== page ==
The symptoms of an ordinary problem are usually uniquely identifiable. But in the case of a wicked problem, some of the symptoms may be similar to another problem, making it difficult for problem-solvers to find possible solutions. The symptoms of obesity may look similar, but obesity due to medical disorders needs solutions that are different from obesity due to incorrect food habits.

  • Ambiguity in listing the causes of wicked problems

Different stakeholders of the same wicked problem may hold different views on the causes of a particular wicked problem, making it almost impossible to figure out a solution. Different finance gurus may cite different causes for the financial crisis of an individual. And therefore, they may offer different solutions to the same problems.

  • No room for error in planning

The problem-solvers of wicked problems usually have a huge responsibility to plan and execute solutions to these problems, since each action will have hitherto unknown consequences. For example, the researchers that created the COVID-19 vaccines had the responsibility of coming up with the correct solution in the very first attempt, as each wrong plan might have serious consequences.

Having discussed wicked problems and the 10 properties to identify them, let us now talk about their solutions in the form of integrative thinking together with design thinking.

What is integrative thinking?

“Modern leadership needs integrative thinking. Integrative thinkers embrace complexity, tolerate uncertainty and manage tension in searching for creative solutions to problems.”

—Roger Martin

Integrative thinking is often regarded as one of the best possible ways to counter wicked problems. Together with design thinking, integrative thinking if implemented in an organization has the potential to effectively deal with all the wicked problems.

We will discuss design thinking after we have described integrative thinking in detail.

According to Roger Martin, former Dean of the Rotman School of Management at the University of Toronto and author of The Opposable Mind, integrative thinking is “the ability to face constructively the tension of opposing ideas and, instead of choosing one at the expense of the other, generate a creative resolution of the tension in the form of a new idea that contains elements of the opposing ideas but is superior to each.”

Integrative thinking is the tendency and power to be able to build better models, instead of choosing from among available models. It focusses on model creation instead of model choosing.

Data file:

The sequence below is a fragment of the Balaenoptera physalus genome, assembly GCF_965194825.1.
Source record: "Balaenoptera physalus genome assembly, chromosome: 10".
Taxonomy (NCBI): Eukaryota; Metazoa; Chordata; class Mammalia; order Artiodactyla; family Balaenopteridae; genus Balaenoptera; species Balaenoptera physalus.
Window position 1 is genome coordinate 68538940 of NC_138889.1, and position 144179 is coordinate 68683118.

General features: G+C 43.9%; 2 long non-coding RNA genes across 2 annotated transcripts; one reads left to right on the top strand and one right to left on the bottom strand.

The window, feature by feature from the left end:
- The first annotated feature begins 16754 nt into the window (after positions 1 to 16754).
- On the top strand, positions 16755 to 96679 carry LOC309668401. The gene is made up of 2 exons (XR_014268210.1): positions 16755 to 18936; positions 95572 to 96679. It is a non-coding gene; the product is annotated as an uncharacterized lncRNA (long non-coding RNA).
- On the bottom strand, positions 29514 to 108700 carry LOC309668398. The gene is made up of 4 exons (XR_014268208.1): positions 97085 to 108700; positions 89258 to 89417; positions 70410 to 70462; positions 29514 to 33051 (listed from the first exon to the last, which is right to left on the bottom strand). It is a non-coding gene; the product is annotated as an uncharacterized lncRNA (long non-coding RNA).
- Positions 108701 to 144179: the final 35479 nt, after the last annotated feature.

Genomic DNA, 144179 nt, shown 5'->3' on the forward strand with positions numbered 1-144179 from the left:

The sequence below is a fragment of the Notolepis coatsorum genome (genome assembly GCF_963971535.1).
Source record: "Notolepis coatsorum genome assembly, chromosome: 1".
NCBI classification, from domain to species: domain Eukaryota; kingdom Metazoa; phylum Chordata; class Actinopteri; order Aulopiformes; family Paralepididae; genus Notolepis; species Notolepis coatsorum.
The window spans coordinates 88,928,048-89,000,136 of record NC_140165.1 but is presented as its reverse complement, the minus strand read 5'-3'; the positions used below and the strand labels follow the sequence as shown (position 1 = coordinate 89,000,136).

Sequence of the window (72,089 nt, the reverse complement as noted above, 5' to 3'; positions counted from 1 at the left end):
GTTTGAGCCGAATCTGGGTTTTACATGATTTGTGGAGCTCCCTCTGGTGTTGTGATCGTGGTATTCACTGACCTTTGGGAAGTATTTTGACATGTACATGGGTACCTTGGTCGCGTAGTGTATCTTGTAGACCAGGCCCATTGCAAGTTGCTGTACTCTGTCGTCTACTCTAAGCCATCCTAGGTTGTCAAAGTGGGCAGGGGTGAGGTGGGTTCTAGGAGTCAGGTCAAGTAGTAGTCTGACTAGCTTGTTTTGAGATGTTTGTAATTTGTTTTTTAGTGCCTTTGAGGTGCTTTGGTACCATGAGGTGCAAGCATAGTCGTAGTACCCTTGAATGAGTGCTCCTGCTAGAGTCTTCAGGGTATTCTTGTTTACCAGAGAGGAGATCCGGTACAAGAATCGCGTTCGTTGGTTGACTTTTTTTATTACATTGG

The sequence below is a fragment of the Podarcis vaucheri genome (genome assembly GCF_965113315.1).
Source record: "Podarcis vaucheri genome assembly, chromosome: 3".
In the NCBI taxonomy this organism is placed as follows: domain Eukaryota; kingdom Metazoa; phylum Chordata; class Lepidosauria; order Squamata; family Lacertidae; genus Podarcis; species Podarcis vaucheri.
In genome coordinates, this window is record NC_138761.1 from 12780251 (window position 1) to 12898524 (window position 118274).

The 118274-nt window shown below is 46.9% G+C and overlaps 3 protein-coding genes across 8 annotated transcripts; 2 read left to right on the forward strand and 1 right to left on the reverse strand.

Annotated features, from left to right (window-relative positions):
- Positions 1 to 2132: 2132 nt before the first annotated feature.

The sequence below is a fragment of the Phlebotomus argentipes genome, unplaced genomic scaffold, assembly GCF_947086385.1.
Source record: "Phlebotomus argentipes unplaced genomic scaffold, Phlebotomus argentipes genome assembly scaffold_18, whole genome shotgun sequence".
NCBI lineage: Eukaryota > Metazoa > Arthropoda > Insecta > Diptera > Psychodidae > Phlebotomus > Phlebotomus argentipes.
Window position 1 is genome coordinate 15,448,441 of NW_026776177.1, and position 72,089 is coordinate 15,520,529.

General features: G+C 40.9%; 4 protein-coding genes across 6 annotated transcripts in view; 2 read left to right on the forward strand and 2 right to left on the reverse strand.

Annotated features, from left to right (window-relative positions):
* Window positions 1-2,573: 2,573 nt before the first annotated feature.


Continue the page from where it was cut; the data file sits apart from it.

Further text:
Integrative thinking is often at odds with traditional disciplinary thinking that promotes rigid learning of various models to solve problems. An integrative thinker would rather be flexible to espouse complexity, endure uncertainty and manage tension in order to develop a new model based on various perspectives, available models and ground realities.

Before we move on to the section on how to solve wicked problems in business using integrative thinking, let us learn about design thinking.

What is design thinking?

Design thinking is based on human-centred design and innovation that emphasizes empathy so that its problem solving is based on the needs of the customer or end user. It is a creative problem-solving toolkit that prioritizes customers’ needs and aspirations above everything else.

Please read what is the importance of design thinking? to learn about design thinking in detail. In fact, a CEO, who is also a design thinker, can ensure their organization’s customer lifetime value increases as well. You may also read 3 tips to grow business 10x using design thinking. Also, read how to increase customer lifetime value? to understand CLV in detail.

I would request you to spend some time reading the above resources and educating yourself on design thinking. This would help you to get the best from the section on how to solve wicked problems in business using integrative thinking and design thinking.


You can become an integrative thinker and will be in a position to solve wicked problems in business if you are aware of the following 4 stages of integrative thinking. These four stages are, however, not linear but iterative. So, in real-life situations the stages may be repeated and their order changed to get the best possible solutions to wicked problems.

  • Articulate the models

Defining a wicked problem may be challenging, but the first stage of integrative thinking requires that we make an attempt to articulate the models as clearly and thoroughly as we can. 

At this stage, we need to listen to the various stakeholders as well as the team members responsible for articulating the models and take into account all the possible or likely possible solutions. This stage is quite similar to the Empathize and Define phases of design thinking, about which you must have read in the previous section.

This is followed by the selection of the two extreme or opposing models/ideas, turning the wicked problem into a two-sided dilemma. This allows the problem-solving team to explore the fundamental tension between the two extreme ideas and discover the best possibilities.

For example, let us think about an NGO trying to find solutions to the problem of rapid, post-pandemic unemployment in the urban slums living in city X. The sudden unemployment has adversely affected the people, who are now unable to arrange two square meals and fund their children’s education.

In this stage, the suggested models of solutions ranged from funding the families who lost their jobs with a one-time grant of Rs 10,000 each, giving them free ration for three months and upskilling the adults for increasing their chances of employment to upskilling them to start their own business and giving them fresh jobs. Out of these, the problem-solvers chose funding the families who lost their jobs with a one-time relief of Rs 10,000 each and giving them fresh jobs as two opposing ideas.